Life on Canyon Creek
By Dennis Dickson
As a young boy of seven, my family moved to the outskirts of Granite Falls,
Washington. We rented an old log cabin which my mom, dad, brother and
three sisters lived in. My brother Rob and I stayed out in the laundry room.
I think my mom liked it that way.
I was an ordinary kid by most standards. I liked frogs and snakes and most
anything that would move or I could stick in my pockets. Some say that the
name Dennis was almost prophetic. . . never did understand that one.
My mom did though. I got to thinking my daily spanking was a daily ritual,
and my dad was laying into me pretty good. It wasn't my fault really. Mom
was the one who forgot to check my overalls before she washed them. I
guess frogs will drown in pockets. How was I to know? Just an ordinary
My life was outside. I lived for outside. You could beat me, but if you really
wanted to hurt Dennis, make him stay in the house all day. I considered
school to be like a big house. My fame proceeded me but that is another
Near our little log home was a stream called Canyon Creek. It's a tributary
of the South Fork of the Stillaguamish River.
In the summer, my mom would have chores laid out for me that would take
me until lunch to finish. My incentive was, if I finished and did a good job, I
could spend the afternoon fishing in Canyon Creek.
When I look back on those days now, a young boy of seven, out tromping
around on a wild stream, I have to marvel. I seriously doubt I would ever
let one of my children do this. I was supposed to be fishing with my
brother, but he would usually get tired or hungry and head for home. I
wouldn't come back sometimes until dark. I sometimes got spanked for
staying out late, but if the fishing was good. . .well you know.
My introduction to fly fishing is not the noble thing you might guess. I was
a worm and sinker man, mostly. I had this ritual. I would dig worms in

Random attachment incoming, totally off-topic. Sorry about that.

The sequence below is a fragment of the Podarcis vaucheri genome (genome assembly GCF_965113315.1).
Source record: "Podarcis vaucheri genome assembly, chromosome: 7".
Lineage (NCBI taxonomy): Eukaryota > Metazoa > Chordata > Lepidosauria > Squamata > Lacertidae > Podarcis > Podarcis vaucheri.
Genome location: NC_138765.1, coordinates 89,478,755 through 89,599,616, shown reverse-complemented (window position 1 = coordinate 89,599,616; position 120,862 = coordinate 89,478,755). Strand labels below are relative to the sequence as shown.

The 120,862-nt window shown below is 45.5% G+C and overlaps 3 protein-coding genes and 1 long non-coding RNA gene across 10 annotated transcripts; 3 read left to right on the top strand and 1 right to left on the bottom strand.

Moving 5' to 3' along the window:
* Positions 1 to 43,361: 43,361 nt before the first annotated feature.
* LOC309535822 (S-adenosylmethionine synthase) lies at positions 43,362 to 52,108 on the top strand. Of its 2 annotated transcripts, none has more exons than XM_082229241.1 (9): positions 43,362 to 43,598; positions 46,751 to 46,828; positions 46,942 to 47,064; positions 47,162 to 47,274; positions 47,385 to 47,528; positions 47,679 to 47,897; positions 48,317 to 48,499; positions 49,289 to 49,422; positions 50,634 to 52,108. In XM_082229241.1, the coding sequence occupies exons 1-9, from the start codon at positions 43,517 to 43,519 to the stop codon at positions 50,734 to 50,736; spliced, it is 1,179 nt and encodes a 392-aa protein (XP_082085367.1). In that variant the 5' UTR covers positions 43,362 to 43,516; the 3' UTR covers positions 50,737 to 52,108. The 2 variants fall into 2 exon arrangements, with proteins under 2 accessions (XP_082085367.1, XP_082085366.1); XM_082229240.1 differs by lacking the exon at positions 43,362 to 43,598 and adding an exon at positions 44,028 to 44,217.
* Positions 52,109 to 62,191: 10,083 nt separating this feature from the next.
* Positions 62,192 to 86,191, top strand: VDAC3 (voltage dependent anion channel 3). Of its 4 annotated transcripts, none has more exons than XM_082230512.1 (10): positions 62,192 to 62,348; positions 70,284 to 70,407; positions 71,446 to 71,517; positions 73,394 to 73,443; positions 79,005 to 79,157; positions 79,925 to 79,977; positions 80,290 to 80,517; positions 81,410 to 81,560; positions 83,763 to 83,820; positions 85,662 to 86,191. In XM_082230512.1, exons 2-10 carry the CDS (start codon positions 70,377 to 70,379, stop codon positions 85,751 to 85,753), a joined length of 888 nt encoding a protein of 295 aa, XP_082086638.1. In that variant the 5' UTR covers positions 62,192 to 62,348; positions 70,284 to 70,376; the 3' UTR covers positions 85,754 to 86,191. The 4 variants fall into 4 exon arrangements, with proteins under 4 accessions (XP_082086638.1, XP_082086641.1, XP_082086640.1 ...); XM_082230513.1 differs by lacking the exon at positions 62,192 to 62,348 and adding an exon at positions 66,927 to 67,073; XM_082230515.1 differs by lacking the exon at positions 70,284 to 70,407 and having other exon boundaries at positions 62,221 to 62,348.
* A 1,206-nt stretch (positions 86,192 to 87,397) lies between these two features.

mom's garden (they liked it there), and besides, who wants to dig where the
ground is hard? The Karma was, if I found lots of worms, fishing would be
' tuff so I would have to stay out late, and if I only found a few worms, I
would have to miser my offerings by only using a half a worm per hook,
and hope the "Whipper Snappers" (little fish) wouldn't steal my bait.
My dad is not what you might call a purist. He grew up in Wyoming during
the depression and as a son of a sheep farmer, if you caught or shot
something, you ate it.
He does enjoy fishing the fly though, and he would join me on occasion
when work would permit. I became intrigued by the feather and floss. Not
because of the "river runs through it" romantic kind of thing. I had more of
a pragmatic approach. I found I could catch almost as many trout, and I
didn't have to spend my time, rooting around in my mothers favorite
garden for worms. Spankings not withstanding.
Two flies is all I carried. A Grey Hackle-Yellow, and a Royal Coachman.
Single split shot, and my Sears and Roebuck steel rod, and I was on my
way. Life simply didn't get better than that.
Don't remember much about the reel. Only that it was a hand me down
from my dad, and made a sound like a rusty fence when you pulled the
line out. Always thought I was scaring fish, after I had worked so hard to
sneak up on a pool.
Size of trout is a relative term. If I was fishing the South Fork, I expected
fish big enough to bring home to eat. In Canyon Creek, whipper snappers
(salmon and steelhead smolt) were the more likely victims. I would often
carry a little plastic pail if I wasn't fishing far from the cabin. My dad had
brought home a bull dozer and dug out the neatest swimming hole right
down near the creek. I decided I would start my own fishery, and often